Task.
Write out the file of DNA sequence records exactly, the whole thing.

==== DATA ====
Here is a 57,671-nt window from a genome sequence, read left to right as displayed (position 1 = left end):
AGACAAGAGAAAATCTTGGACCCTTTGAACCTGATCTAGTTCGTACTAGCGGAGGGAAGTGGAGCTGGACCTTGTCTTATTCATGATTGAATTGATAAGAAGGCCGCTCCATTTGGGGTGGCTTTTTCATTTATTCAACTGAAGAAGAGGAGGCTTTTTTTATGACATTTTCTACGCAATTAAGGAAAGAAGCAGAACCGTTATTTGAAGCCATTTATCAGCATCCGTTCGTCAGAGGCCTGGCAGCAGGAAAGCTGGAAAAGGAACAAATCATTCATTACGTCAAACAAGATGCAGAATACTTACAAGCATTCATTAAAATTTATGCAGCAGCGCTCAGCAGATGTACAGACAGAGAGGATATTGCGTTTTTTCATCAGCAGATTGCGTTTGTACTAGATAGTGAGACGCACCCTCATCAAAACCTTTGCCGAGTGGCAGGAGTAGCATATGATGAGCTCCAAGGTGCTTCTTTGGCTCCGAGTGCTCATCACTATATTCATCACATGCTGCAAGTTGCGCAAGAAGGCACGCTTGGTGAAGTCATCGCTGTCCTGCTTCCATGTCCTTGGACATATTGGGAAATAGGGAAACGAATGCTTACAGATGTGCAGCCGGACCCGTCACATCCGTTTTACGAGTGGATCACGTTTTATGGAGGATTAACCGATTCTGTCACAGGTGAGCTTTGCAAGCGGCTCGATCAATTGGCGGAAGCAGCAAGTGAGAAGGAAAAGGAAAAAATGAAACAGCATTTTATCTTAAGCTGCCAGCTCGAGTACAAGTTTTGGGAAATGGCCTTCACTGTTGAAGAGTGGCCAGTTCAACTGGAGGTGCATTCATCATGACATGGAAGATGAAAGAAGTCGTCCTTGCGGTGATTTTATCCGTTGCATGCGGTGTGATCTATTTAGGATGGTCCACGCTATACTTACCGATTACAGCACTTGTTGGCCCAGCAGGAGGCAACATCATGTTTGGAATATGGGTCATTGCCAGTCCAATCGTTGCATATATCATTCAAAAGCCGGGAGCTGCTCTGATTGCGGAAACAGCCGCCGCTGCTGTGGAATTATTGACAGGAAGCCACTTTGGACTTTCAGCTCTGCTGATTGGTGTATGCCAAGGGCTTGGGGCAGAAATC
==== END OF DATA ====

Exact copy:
Here is a 57,671-nt window from a genome sequence, read left to right as displayed (position 1 = left end):
AGACAAGAGAAAATCTTGGACCCTTTGAACCTGATCTAGTTCGTACTAGCGGAGGGAAGTGGAGCTGGACCTTGTCTTATTCATGATTGAATTGATAAGAAGGCCGCTCCATTTGGGGTGGCTTTTTCATTTATTCAACTGAAGAAGAGGAGGCTTTTTTTATGACATTTTCTACGCAATTAAGGAAAGAAGCAGAACCGTTATTTGAAGCCATTTATCAGCATCCGTTCGTCAGAGGCCTGGCAGCAGGAAAGCTGGAAAAGGAACAAATCATTCATTACGTCAAACAAGATGCAGAATACTTACAAGCATTCATTAAAATTTATGCAGCAGCGCTCAGCAGATGTACAGACAGAGAGGATATTGCGTTTTTTCATCAGCAGATTGCGTTTGTACTAGATAGTGAGACGCACCCTCATCAAAACCTTTGCCGAGTGGCAGGAGTAGCATATGATGAGCTCCAAGGTGCTTCTTTGGCTCCGAGTGCTCATCACTATATTCATCACATGCTGCAAGTTGCGCAAGAAGGCACGCTTGGTGAAGTCATCGCTGTCCTGCTTCCATGTCCTTGGACATATTGGGAAATAGGGAAACGAATGCTTACAGATGTGCAGCCGGACCCGTCACATCCGTTTTACGAGTGGATCACGTTTTATGGAGGATTAACCGATTCTGTCACAGGTGAGCTTTGCAAGCGGCTCGATCAATTGGCGGAAGCAGCAAGTGAGAAGGAAAAGGAAAAAATGAAACAGCATTTTATCTTAAGCTGCCAGCTCGAGTACAAGTTTTGGGAAATGGCCTTCACTGTTGAAGAGTGGCCAGTTCAACTGGAGGTGCATTCATCATGACATGGAAGATGAAAGAAGTCGTCCTTGCGGTGATTTTATCCGTTGCATGCGGTGTGATCTATTTAGGATGGTCCACGCTATACTTACCGATTACAGCACTTGTTGGCCCAGCAGGAGGCAACATCATGTTTGGAATATGGGTCATTGCCAGTCCAATCGTTGCATATATCATTCAAAAGCCGGGAGCTGCTCTGATTGCGGAAACAGCCGCCGCTGCTGTGGAATTATTGACAGGAAGCCACTTTGGACTTTCAGCTCTGCTGATTGGTGTATGCCAAGGGCTTGGGGCAGAAATC